The Big Ten’s council of presidents and chancellors voted for the Big Ten to play football starting Oct. 23 or 24, the conference announced on Wednesday.
The league is expected to play an eight-game schedule, culminating with the Big Ten championship game on Dec. 19, sources said. This would allow the Big Ten to be eligible for the College Football Playoff, which releases its final rankings on Dec. 20.
B1G news: Big Ten’s council of presidents & chancellors, based on new medical evidence, voted for Big Ten to play football starting Oct. 23-24, sources told @Stadium. Yahoo reported first. League schedule expected to culminate w/Dec. 19 B1G title game, source said
— Brett McMurphy (@Brett_McMurphy) September 16, 2020
Earlier reports suggested that even if the league presidents voted to play, some Big Ten schools might opt out and not play. However, all 14 schools plan to play this fall, sources told Stadium on Sunday.
Then on Monday, Wisconsin chancellor Rebecca Blank told reporters the league would “move forward together” and it “isn’t going to be a school-by-school thing.”
New medical evidence and developments regarding COVID-19 were the main reasons for the league’s reversal of course from when they announced they were postponing the fall season on Aug. 11, sources said.
“If the presidents didn’t go forward with the new medical information this time, then they never would have proceeded without a vaccine,” a source said.
“Our focus with the Task Force over the last six weeks was to ensure the health and safety of our student-athletes,” Big Ten commissioner Kevin Warren said in a press release. “Our goal has always been to return to competition so all student-athletes can realize their dream of competing in the sports they love.”
Among the medical developments that swayed the Big Ten’s decision was rapid testing that could allow league teams to test daily for coronavirus and virtually eliminate any concerns for contact tracing, sources said.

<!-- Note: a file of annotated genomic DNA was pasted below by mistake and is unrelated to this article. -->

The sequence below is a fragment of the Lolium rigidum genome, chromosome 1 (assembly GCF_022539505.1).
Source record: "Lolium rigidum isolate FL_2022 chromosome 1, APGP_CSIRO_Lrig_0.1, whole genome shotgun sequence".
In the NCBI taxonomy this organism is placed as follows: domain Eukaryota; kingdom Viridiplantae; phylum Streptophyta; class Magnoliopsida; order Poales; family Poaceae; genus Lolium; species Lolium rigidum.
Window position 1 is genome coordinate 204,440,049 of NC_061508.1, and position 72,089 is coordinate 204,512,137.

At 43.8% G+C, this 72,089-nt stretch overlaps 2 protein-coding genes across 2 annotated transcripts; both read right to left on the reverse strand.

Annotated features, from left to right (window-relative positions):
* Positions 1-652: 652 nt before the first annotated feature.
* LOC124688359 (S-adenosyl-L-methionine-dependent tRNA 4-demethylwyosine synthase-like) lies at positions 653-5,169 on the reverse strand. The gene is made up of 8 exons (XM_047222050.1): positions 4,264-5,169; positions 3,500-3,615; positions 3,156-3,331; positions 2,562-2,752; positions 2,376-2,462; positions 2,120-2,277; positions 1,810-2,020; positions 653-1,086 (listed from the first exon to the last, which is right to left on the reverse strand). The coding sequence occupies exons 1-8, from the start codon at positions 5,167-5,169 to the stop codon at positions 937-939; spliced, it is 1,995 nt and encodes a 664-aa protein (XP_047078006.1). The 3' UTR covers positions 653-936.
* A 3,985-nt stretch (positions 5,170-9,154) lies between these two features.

“The Big Ten will require student-athletes, coaches, trainers and other individuals that are on the field for all practices and games to undergo daily antigen testing,” the league announced via press release. “Test results must be completed and recorded prior to each practice or game. Student-athletes who test positive for the coronavirus through point of contact (POC) daily testing would require a polymerase chain reaction (PCR) test to confirm the result of the POC test.”
“This whole process has just been surreal,” a league source said.
The Big Ten considered four different schedule start dates: Oct. 16-17, Oct. 23-24, Thanksgiving or late December, a source said.
The biggest reasons for an Oct. 23-24 start are that it allows the league to play in the College Football Playoff, and it potentially minimizes the number of 2021 NFL Draft-eligible players opting out of playing this fall, sources said.
The financial implications also can’t be understated, a source said. Iowa has already eliminated four sports and officials at Iowa, Wisconsin and Ohio State all have projected a $100 million budget deficit without a fall football season.
The return of the Big Ten will have a huge impact on the College Football Playoff, as six league teams were ranked in the Associated Press Preseason Top 25: No. 2 Ohio State, No. 7 Penn State, No. 12 Wisconsin, No. 16 Michigan, No. 19 Minnesota and No. 24 Iowa.
The Big Ten joins six other FBS leagues playing this fall (Big 12, ACC, SEC, American, Sun Belt and Conference USA). In all, 91 of the 130 FBS schools (70 percent) will now be playing this fall.
Only the Pac-12, Mountain West and Mid-American conferences have postponed their fall seasons. Pac-12 commissioner Larry Scott said he had a “high degree of confidence” the Pac-12 would be playing in January and “it’s possible we could play sooner.”
“We’re working on it,” a Pac-12 source told Stadium. “It will be great to get it going.”
The Pac-12 had hoped to restart when the Big Ten did, but the league faces even more challenges than the Big Ten ever did. The Pac-12 has two states (California and Oregon) with six league members where they need approval from state and local health authorities to return to campus and/or begin practicing.
While the Pac-12’s Scott appears optimistic about his league playing before January, the Mountain West and MAC have no plans to play before the New Year, sources said.